Cross River Partnership is partnering with Lambeth Council for the Clean Air Villages 3 project to improve the air quality in 16 different London ‘villages’, where air pollution and population density levels are high. The project is being delivered on behalf of 16 partners, including 12 Local Authorities and 4 Business Improvement Districts across London.
During this year-long project, funded by the Defra Air Quality Grant,Cross River Partnership will engage with businesses, hospitals and wider communities to encourage behaviour change and support activities to reduce air pollution and congestion. Within the London Borough of Lambeth, Cross River Partnership is actively engaged with the Sustainability Committee from King’s College Hospital (KCH).
Mapping for Change is supporting the citizen science element of the project to help KCH develop a baseline understanding of their local air quality around the hospital grounds. We will be engaging hospital staff, through a citizen science approach, to increase awareness of air quality issues and encourage behaviour change towards reducing their impact on, and exposure to, harmful levels of pollution. Monitoring NO2 over a period of 6 months using diffusion tube sampling will also help inform decision making across the hospital.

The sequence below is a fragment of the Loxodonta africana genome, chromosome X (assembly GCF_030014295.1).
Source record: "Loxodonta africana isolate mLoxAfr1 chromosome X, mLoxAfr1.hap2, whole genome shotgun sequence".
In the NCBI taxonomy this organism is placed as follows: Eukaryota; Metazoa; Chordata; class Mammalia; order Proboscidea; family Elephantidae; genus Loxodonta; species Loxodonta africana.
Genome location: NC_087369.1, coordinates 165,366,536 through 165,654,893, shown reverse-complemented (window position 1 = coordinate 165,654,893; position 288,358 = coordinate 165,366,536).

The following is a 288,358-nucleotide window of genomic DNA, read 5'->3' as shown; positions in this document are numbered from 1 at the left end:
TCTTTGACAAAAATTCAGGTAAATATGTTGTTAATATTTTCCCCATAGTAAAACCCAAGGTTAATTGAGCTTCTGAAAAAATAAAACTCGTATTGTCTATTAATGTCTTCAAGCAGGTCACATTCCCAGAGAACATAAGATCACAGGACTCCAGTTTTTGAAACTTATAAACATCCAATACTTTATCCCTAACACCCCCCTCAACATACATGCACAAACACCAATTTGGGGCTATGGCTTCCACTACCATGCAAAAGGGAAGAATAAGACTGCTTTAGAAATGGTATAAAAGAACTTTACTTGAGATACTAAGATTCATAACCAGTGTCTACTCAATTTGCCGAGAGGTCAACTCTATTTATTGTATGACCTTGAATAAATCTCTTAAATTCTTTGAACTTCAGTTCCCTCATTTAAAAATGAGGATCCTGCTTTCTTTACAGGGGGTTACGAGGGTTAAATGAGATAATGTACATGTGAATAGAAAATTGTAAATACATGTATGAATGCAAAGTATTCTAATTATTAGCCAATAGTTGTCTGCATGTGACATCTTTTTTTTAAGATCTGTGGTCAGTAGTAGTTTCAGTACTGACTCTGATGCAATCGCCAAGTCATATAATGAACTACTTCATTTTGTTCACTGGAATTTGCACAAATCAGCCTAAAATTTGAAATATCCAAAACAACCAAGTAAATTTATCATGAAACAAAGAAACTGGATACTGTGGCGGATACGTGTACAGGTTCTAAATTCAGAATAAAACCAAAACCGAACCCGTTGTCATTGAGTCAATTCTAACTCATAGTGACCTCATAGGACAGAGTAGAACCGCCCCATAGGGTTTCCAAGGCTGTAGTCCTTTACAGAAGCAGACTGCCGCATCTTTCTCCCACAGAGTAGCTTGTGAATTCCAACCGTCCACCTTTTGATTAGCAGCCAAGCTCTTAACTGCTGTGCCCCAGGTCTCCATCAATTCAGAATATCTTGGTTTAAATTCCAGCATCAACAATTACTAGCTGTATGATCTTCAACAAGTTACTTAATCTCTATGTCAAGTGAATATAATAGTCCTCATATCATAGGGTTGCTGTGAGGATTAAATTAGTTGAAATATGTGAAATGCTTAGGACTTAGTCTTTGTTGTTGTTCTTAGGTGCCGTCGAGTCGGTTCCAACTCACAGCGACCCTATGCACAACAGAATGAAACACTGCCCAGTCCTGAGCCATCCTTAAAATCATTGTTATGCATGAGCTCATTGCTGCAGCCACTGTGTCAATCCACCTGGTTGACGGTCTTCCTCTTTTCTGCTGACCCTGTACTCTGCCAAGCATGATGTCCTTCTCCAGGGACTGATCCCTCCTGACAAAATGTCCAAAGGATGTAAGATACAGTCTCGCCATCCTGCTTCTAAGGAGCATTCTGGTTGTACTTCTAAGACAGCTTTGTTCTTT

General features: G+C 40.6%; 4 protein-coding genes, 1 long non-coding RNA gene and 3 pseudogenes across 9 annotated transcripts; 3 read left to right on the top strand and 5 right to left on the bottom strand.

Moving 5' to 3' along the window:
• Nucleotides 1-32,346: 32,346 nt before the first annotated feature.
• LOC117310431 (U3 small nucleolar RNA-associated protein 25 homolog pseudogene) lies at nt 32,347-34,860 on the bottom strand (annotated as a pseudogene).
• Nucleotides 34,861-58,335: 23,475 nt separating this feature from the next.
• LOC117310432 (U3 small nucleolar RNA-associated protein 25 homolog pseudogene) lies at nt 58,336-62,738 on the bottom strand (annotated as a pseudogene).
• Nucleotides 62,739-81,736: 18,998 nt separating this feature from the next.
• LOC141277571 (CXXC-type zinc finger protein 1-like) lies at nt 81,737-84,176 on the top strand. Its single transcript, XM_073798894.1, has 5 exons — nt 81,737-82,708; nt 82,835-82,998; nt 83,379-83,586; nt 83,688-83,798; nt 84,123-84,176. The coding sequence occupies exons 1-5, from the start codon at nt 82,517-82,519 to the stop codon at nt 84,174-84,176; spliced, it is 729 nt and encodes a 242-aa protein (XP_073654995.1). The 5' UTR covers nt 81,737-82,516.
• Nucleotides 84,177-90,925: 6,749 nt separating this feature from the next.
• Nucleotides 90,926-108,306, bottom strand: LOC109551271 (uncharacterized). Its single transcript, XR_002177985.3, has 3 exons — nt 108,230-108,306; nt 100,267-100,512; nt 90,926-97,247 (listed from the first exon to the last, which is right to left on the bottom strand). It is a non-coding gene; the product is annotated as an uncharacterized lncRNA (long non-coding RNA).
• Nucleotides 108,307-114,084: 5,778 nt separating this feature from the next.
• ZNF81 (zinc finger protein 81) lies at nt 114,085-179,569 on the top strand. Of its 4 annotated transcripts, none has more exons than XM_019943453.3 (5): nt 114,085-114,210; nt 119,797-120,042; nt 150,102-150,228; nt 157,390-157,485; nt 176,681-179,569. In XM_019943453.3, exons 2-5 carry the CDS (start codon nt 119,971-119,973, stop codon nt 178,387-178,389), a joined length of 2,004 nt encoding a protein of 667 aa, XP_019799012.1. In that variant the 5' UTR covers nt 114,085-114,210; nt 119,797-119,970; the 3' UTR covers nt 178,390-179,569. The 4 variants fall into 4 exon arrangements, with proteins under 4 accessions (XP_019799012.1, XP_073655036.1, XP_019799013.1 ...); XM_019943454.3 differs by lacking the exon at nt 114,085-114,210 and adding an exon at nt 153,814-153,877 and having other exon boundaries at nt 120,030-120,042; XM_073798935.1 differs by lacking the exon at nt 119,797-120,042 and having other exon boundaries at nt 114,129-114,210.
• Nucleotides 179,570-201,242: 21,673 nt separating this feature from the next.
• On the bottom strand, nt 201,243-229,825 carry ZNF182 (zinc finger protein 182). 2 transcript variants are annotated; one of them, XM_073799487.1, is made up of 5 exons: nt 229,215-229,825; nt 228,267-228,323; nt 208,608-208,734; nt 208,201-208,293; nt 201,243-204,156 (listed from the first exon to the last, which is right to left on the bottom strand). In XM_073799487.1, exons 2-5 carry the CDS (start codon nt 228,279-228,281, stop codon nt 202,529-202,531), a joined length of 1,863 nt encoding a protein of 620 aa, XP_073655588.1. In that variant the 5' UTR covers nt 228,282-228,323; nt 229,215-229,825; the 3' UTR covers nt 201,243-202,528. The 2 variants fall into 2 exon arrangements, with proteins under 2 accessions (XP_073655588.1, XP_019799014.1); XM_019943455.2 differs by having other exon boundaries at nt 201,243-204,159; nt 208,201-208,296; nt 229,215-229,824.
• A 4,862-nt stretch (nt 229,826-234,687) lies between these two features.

MyAccessible.EU is a three year research project funded by the European Commission. It aims to make cities’ built environment more accessible for disabled and older people by challenging social attitudes, raising awareness and delivering assistive mobile applications. These mobile applications will provide tools for collectively gathering and sharing information about accessibility of public spaces.
Science in the City is a project that is being carried out with residents in the Barbican and Mansell Street, in the City of London. Residents are using low-tech tools to measure Nitrogen Dioxide and particulates.
D-NOSES is a three-year EU funded research project which aims to provide a solution to the largely neglected issue of odour pollution, changing the traditional top-down approach for a bottom-up one. The lack of regulation from authorities around odour pollution is mainly due to it being difficult to reliably measure and the potential solutions being costly to implement.